Something should be done about Quartier Mateus

Kigali’s downtown business district, popularly known as Quartier Mateus, is regarded as the nerve centre of trading in the country. Billions exchange hands every day and it always resembles a beehive; the narrow crowded streets are swarmed by trucks loading and unloading their wares. The fact that Mateus is one of the oldest parts of the city means that most shops have seen better days and their installations haphazard and a menace. It is not surprising that whenever a fire breaks out, it spreads quickly and access becomes problematic, and in a short while, hundreds of millions are lost in the infernos.

Kigali’s downtown business district, popularly known as Quartier Mateus, is regarded as the nerve centre of trading in the country.

Billions exchange hands every day and it always resembles a beehive; the narrow crowded streets are swarmed by trucks loading and unloading their wares. The fact that Mateus is one of the oldest parts of the city means that most shops have seen better days and their installations haphazard and a menace.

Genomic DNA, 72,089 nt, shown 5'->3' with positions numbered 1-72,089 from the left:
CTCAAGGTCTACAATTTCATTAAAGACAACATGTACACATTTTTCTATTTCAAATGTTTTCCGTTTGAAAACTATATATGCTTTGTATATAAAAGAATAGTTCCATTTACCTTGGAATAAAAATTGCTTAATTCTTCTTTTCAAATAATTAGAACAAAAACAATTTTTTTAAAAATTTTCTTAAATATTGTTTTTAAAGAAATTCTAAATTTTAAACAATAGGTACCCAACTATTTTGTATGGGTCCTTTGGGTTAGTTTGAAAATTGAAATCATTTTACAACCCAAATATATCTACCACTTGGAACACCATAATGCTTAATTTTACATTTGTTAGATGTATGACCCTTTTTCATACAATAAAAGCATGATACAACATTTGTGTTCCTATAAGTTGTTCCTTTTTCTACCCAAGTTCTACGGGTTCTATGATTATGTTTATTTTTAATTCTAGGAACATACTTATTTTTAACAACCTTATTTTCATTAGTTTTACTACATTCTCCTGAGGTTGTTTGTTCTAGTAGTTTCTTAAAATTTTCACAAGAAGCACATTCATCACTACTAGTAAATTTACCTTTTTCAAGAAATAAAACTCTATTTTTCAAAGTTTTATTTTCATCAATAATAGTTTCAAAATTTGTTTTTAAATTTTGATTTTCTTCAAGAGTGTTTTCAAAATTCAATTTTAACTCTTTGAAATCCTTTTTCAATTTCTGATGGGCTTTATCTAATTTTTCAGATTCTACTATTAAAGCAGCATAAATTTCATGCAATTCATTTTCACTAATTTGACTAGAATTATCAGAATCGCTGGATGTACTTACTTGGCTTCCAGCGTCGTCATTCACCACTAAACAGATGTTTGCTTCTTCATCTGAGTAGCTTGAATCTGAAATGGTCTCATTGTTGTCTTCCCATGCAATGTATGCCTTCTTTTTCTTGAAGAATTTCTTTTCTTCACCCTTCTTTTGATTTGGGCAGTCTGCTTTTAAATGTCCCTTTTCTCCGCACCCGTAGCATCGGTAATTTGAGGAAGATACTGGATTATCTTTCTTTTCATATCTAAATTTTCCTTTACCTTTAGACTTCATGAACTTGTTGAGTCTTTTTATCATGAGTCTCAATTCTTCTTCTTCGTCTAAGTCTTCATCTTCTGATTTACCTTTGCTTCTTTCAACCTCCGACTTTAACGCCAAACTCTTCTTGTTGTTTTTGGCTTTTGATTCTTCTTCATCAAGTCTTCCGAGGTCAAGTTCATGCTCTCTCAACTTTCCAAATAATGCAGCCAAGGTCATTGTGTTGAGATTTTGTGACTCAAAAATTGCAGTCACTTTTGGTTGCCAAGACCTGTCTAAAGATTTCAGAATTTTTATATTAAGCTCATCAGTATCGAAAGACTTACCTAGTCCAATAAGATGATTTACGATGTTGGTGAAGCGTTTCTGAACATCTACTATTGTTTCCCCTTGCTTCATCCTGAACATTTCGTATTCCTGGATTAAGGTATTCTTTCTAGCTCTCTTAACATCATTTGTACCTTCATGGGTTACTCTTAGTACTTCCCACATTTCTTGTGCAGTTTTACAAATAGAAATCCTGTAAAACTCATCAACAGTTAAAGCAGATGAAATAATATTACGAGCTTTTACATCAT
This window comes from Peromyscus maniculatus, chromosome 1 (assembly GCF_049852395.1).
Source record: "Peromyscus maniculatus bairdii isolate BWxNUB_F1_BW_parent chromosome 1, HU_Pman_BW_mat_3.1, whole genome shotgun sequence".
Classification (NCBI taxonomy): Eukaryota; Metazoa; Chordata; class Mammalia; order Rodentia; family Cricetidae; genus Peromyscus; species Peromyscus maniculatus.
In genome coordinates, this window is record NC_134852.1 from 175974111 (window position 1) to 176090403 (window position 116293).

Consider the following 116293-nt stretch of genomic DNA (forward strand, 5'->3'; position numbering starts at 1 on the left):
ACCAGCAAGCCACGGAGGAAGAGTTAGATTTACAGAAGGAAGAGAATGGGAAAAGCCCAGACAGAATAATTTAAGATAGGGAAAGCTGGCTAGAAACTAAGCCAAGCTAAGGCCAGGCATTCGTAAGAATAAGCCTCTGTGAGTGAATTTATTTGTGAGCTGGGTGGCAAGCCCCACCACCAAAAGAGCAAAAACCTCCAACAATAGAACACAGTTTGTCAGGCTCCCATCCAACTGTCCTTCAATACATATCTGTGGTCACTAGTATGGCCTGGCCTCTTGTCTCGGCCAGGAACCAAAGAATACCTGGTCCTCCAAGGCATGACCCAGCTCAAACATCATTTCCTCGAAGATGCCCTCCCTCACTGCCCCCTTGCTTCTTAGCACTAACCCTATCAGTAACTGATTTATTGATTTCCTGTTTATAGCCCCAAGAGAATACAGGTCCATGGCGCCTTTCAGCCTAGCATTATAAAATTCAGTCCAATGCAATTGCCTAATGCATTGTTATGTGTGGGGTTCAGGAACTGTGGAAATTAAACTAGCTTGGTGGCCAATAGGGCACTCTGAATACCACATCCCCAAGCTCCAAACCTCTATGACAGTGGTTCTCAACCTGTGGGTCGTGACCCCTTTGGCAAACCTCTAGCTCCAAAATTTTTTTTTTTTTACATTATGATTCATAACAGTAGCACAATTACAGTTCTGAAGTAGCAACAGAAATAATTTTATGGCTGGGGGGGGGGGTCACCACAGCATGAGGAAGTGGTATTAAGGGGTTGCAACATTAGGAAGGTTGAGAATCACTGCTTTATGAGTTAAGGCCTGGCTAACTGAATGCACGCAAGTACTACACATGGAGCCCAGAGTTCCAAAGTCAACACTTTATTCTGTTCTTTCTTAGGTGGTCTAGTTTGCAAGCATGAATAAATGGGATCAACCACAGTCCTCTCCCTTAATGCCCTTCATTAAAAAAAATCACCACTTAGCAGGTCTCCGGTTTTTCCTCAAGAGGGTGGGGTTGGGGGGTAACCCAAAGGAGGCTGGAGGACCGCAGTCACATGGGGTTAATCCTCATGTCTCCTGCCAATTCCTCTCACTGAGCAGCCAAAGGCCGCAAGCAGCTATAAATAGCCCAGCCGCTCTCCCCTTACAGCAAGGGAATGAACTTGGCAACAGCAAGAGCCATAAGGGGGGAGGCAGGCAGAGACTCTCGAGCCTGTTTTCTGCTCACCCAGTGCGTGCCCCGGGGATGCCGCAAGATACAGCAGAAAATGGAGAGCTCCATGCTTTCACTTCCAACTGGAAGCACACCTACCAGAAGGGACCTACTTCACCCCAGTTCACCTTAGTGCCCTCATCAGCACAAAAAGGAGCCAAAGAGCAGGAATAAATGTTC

It is not surprising that whenever a fire breaks out, it spreads quickly and access becomes problematic, and in a short while, hundreds of millions are lost in the infernos.

But pouring the blame solely on the old structures for the fires would be unfair. Most Kigali buildings are fire traps because of lax construction laws that were in place in the past. Now, that all is about to change.

The enactment by the government of the new stringent laws to guard against fires is a welcome development. Not only will all buildings have to adhere to strict fire prevention measures – such as smoke detectors, sprinklers and fire hoses on each floor, local governments will also be obliged to install hundreds of fire hydrants and regular inspections will be carried out.

But as long as city authorities do not enforce the new Kigali Master Plan and raze Mateus to give way to modern buildings, the fire hazards will continue to linger. The time to act is now before more losses are incurred.

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